The world missed out on a potential estate agent or truck driver and gained a real footballer, then - and repaid their confidence in him by again scoring 15 times, which in turn triggered another upwards movement, this time to Vicenza, in the top flight. Nine goals in 31 matches were not enough to save the side from relegation, but by this time scouts had seen there was more in Toni than just height - 194 centimetres, a good 6'4" - and jumping ability: the fellow had good control and could hit the ball adequately even with his less favourite left foot.
After scoring 13 in 28 games for Brescia (Serie A), he injured his left knee during pre-season and netted only twice in 16 games, but Palermo had seen enough to believe he was the man to lead them back up. It all now seems so distant as Toni has metamorphosed into the most important player in coach Cesare Prandelli's mission to restore Fiorentina as a Serie A powerhouse.
The viola were arguably playing the division's most entertaining football before the international break, are tied with Milan in second place five points behind Juventus and are leading the goalscoring charts with 14 goals in six matches, although the goal-against columns tells a worrying tale of 9 and everything you need to know about the precarious tactical balance Prandelli is trying to amend.
Not that anyone is worried: with only a handful of betters and die-hards believing Fiorentina can actually win the title, third place would be a huge results for the viola after last year's struggle.
Toni is, of course, a good reason why fans are hoping for a great season and perhaps a couple of upset wins or two: whether Prandelli plays a 4-3-3 or a 4-2-3-1 or a 4-4-2, the only fixture up front is Toni, who's been partnered so far by young Bulgarian Valery Bojinov or another Italian rising star, Gianpaolo Pazzini, tipped by some to gain his first international cap within a couple of years.
With his height, good control and a tendency to let opponents know he's not there for the taking - flailing elbows and all, he's whistled for a lot of offensive fouls - he's one of those forwards coaches can count on to lead the line by themselves, as he barely needs a partner to be effective.
Spending a lot of time on buses to and from school and practice as a teenager while living in the mountains near the northern town of Modena where he was born then literally falling asleep exhausted at the dinner table in the evening, spending six years in the lower divisions and making his Serie A debut at the relatively late age of 23 have all made Toni appreciate his good life now more, but his better days could be ahead of him if he continues to score at this rate, helped by Fiorentina's attacking style, and he holds on to a starting job with Italy.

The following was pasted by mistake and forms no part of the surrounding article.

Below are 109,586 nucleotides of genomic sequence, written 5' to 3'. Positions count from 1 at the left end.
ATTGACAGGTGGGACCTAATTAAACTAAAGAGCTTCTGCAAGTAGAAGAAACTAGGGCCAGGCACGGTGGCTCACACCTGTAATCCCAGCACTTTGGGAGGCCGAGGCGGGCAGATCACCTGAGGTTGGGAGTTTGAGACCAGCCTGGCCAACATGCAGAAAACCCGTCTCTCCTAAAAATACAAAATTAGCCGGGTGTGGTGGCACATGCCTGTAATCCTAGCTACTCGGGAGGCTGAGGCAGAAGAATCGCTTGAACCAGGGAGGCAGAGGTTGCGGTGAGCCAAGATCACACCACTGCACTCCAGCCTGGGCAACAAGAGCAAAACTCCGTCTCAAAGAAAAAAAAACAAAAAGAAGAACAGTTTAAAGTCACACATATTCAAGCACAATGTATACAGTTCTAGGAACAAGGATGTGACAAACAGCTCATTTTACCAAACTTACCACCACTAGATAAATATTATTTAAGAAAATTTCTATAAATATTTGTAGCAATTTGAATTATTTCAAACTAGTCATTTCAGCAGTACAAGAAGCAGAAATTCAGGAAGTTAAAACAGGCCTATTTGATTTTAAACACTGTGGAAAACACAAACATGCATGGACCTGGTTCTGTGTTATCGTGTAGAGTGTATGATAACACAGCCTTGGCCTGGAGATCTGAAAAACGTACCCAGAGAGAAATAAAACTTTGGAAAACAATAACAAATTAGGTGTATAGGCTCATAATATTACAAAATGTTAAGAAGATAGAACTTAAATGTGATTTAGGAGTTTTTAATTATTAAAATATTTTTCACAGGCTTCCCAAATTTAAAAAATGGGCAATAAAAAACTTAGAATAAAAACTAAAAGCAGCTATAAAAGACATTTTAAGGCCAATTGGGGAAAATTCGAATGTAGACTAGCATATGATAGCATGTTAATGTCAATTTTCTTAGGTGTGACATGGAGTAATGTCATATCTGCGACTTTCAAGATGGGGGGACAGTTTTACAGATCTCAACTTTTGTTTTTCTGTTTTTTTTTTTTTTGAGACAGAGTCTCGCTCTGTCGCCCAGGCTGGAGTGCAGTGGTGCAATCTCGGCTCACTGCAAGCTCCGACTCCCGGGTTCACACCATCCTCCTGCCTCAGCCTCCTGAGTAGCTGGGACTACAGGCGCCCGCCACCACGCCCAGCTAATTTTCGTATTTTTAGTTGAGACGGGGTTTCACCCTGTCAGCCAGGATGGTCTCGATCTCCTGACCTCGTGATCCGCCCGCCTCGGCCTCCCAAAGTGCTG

He may even be able to help heal the long-running rift between the Fiorentina fans and the national team: Italy's national training centre is in Coverciano, on the outskirts of Florence, but the azzurri have not played in town since January 20, 1993, when a friendly match against Mexico was marred by the sight of a half-empty stadium, and most of those who were there were jeering the team because, in essence, it represented the Italian Federation and the Italian League who had apparently mistreated Fiorentina for too long.
Add that feelings hardly cooled when Fiorentina was sent down to the Serie C2 for bankruptcy in 2002, add that it takes some guts just to say a good word about Juventus in Florence, and that Juve have traditionally had a few players wearing the azzurri shirt (plus a former coach in Lippi), and you can better understand why the federation itself has given the Stadio Franch a wide berth for twelve years.
With Toni leading the line, though, there is a (slight) chance someone with a deep passion for the Viola may actually cheer the next time Italy scores a goal, even if it does not come from the tall guy with the floppy hair and the distinctive goal celebration - fingers flexed, right hand raised close to the ear and rotating back and forth as if to say 'listen to what I've got to say' - who matured later than some of his rivals for the goalscoring charts but has been making up for lost time with the kind of speed no one had ever associated with his game.